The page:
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Common Upper Extremity Fractures in Cyclists

Clinical Scenario

You are patrolling your local trails, descending a set of gnarly switchbacks. As you come around the corner you encounter a rider who has just been thrown over the handlebars. She tried to brace her fall by extending her arms in front of her. She is now grasping her shoulder/wrist She is complaining of pain.

Clavicle (Collar bone) Fractures

Introduction

The clavicle or collarbone is the located at the front of the shoulder between the arm (humerus) and the chest (sternum). In fact, the clavicle is the only true attachment of the arm and the trunk of the body.

Mechanism of Injury

Usually a cyclist will fall onto an outstretched upper extremity. The force is then transmitted up the arm resulting in a clavicle fracture. Most fractures will occur in the middle aspect of the bone. This injury can also occur from a direct impact to the clavicle, such as hitting a rock or tree.

Patient Symptoms

The injured cyclist will complain of pain at the site of the fracture. He may also complain of swelling and grinding if the fracture is mobile (unstable). Very rarely, will the cyclist complain of numbness or tingling.

Physical Findings

Be sure to examine the entire shoulder. Bruising and abrasions may be common. Deep lacerations or wounds over the fracture site, suggest an open fracture in which the bone has protruded through the skin. This is a surgical emergency due to the high risk of infection. Usually, there is obvious deformity at the injury site; the clavicle may appear shortened or there may be a large bump present where the two bone edges are overlapping.

As with any good examination of the extremity, make sure the patient has good sensation and movement of the injured extremity. In this case, make sure the patient can feel your touch throughout the hand and make sure he can wiggle his thumb, fingers, and wrist. This is a crude and quick test to assess the function of nerves and muscles.

Treatment

Treatment in the field should include immobilization or splinting of the affected shoulder. Usually, this involves placing the arm in a sling to support the arm and minimize motion. Treatment in clinic setting usually involves continued use of the sling until pain is controlled followed by therapy for motion and strengthening. For severe fractures surgery is sometimes necessary.

Danger Signs

The following signs or symptoms should not be ignored and the patient must seek urgent medical attention:

 

  • Open fractures: as mentioned earlier, deep wounds or lacerations around a fracture suggest a bone that has exited the skin. These injuries have a high rate of infection if not treated urgently.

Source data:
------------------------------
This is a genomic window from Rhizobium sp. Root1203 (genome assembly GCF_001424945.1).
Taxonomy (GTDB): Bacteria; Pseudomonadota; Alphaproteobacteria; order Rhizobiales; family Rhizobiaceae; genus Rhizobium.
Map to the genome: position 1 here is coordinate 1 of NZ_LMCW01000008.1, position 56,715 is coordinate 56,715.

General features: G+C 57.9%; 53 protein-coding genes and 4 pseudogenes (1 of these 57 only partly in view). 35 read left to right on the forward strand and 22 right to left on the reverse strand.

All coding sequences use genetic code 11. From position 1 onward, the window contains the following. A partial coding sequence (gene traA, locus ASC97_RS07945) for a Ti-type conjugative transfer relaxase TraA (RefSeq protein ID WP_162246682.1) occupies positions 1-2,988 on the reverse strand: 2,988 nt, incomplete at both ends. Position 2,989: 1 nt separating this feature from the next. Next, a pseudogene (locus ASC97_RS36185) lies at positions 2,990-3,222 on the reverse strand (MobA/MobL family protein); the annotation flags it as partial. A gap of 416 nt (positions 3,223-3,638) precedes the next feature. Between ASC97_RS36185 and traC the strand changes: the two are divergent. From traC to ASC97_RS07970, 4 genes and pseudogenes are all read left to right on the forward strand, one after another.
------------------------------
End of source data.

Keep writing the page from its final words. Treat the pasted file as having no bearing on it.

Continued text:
• Fractures with a large bump causing excessive tension on the skin. If the fracture is severe and the bone fragments press against the skin, the skin will become thin and will eventually lose its blood supply.

     

  • Persistent numbness, tingling, or burning in the upper extrremity. These symptoms can indicate nerve or blood vessel injury.

Distal Radius Fractures

Introduction

The wrist consists of eight small bones called the carpals and the ends of two larger bones. These bones, called the radius and ulna, are actually the lower end of the forearm bones. The radius is the larger of these two bones. The word distal refers to this lower end (the end of the bone closes to the wrist).

Mechanism of Injury

This is a fairly common injury especially among mountain bikers. Generally, the cyclist will fall directly onto the wrist with the arm extended forward. Less commonly, the end of radius may be injured by a direct impact.

Patient Symptoms

The cyclist will complain of extreme pain at the wrist. She may notice an obvious bend (deformity at the wrist-usually the wrist is bent backward). She may complain of numbness and tingling of the fingers.

Physical Findings

If the fracture is bent (displaced-where the bones are not in their normal orientation), you will notice a deformity. There may be bruising or swelling at the fracture site. Again, look for open wounds, especially on the palm side of the wrist. Open fractures here are much more common than open fractures of the clavicle. Again, make sure the cyclist can wiggle the fingers and thumb. Make sure that she can feel sensation as you brush your fingers over her thumb, index finger, and small finger. Again, this is a quick and crude examination to test the major nerves of the hand and upper extremity.

Treatment

Field treatment will include splinting the fracture to prevent the injury from moving and causing more pain or damage. The ideal splint will run from the fingers to above the elbow. This will allow maximal immobilization of the fracture. If there are open wounds or lacerations, irrigate the site quickly and apply clean bandages before splinting. Treatment in the clinic setting will include reduction (pulling or pushing the fracture straight) with casting or surgery depending on the severity of the injury.

Danger Signs

The following signs or symptoms should not be ignored and the patient must seek urgent medical attention:

 

  • Open fractures: as mentioned earlier, deep wounds or lacerations around a fractures suggest a bone that has exited the skin. These injuries have a high rate of infection if not treated urgently.

     

  • Persistent numbness, tingling, or burning in the hand, especially if the thumb or index finger are involved. These symptoms can indicate nerve injury.

     

  • Coolness or blue/white discoloration of the hand. This can indicate a problem with blood flow or a blood vessel injury.

Article contributed by NMBP Medical Advisor Brian Fukushima, MD.

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